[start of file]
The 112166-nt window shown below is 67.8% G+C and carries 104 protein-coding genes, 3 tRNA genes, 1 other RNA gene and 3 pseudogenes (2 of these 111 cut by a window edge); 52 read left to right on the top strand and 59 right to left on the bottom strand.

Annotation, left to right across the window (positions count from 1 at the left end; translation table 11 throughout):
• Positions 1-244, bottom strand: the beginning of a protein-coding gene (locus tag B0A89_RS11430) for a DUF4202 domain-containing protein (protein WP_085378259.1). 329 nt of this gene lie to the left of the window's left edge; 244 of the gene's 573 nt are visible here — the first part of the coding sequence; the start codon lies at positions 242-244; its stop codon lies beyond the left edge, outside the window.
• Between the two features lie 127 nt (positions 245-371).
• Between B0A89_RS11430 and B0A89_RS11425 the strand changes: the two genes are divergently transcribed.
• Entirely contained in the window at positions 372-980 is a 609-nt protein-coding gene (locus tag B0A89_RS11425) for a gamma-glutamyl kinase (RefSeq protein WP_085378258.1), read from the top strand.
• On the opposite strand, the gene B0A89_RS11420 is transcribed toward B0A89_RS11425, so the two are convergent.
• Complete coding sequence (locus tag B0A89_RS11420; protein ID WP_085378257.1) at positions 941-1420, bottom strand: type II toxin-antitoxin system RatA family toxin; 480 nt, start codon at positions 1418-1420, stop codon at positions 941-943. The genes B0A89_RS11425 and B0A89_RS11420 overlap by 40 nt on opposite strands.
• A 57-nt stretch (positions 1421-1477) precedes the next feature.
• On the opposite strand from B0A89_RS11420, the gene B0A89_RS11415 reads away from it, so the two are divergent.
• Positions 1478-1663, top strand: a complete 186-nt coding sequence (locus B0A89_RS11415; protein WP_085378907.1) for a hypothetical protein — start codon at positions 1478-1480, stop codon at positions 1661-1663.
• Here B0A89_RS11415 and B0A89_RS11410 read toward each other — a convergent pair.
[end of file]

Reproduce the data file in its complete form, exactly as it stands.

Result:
The 112166-nt window shown below is 67.8% G+C and carries 104 protein-coding genes, 3 tRNA genes, 1 other RNA gene and 3 pseudogenes (2 of these 111 cut by a window edge); 52 read left to right on the top strand and 59 right to left on the bottom strand.

Annotation, left to right across the window (positions count from 1 at the left end; translation table 11 throughout):
• Positions 1-244, bottom strand: the beginning of a protein-coding gene (locus tag B0A89_RS11430) for a DUF4202 domain-containing protein (protein WP_085378259.1). 329 nt of this gene lie to the left of the window's left edge; 244 of the gene's 573 nt are visible here — the first part of the coding sequence; the start codon lies at positions 242-244; its stop codon lies beyond the left edge, outside the window.
• Between the two features lie 127 nt (positions 245-371).
• Between B0A89_RS11430 and B0A89_RS11425 the strand changes: the two genes are divergently transcribed.
• Entirely contained in the window at positions 372-980 is a 609-nt protein-coding gene (locus tag B0A89_RS11425) for a gamma-glutamyl kinase (RefSeq protein WP_085378258.1), read from the top strand.
• On the opposite strand, the gene B0A89_RS11420 is transcribed toward B0A89_RS11425, so the two are convergent.
• Complete coding sequence (locus tag B0A89_RS11420; protein ID WP_085378257.1) at positions 941-1420, bottom strand: type II toxin-antitoxin system RatA family toxin; 480 nt, start codon at positions 1418-1420, stop codon at positions 941-943. The genes B0A89_RS11425 and B0A89_RS11420 overlap by 40 nt on opposite strands.
• A 57-nt stretch (positions 1421-1477) precedes the next feature.
• On the opposite strand from B0A89_RS11420, the gene B0A89_RS11415 reads away from it, so the two are divergent.
• Positions 1478-1663, top strand: a complete 186-nt coding sequence (locus B0A89_RS11415; protein WP_085378907.1) for a hypothetical protein — start codon at positions 1478-1480, stop codon at positions 1661-1663.
• Here B0A89_RS11415 and B0A89_RS11410 read toward each other — a convergent pair.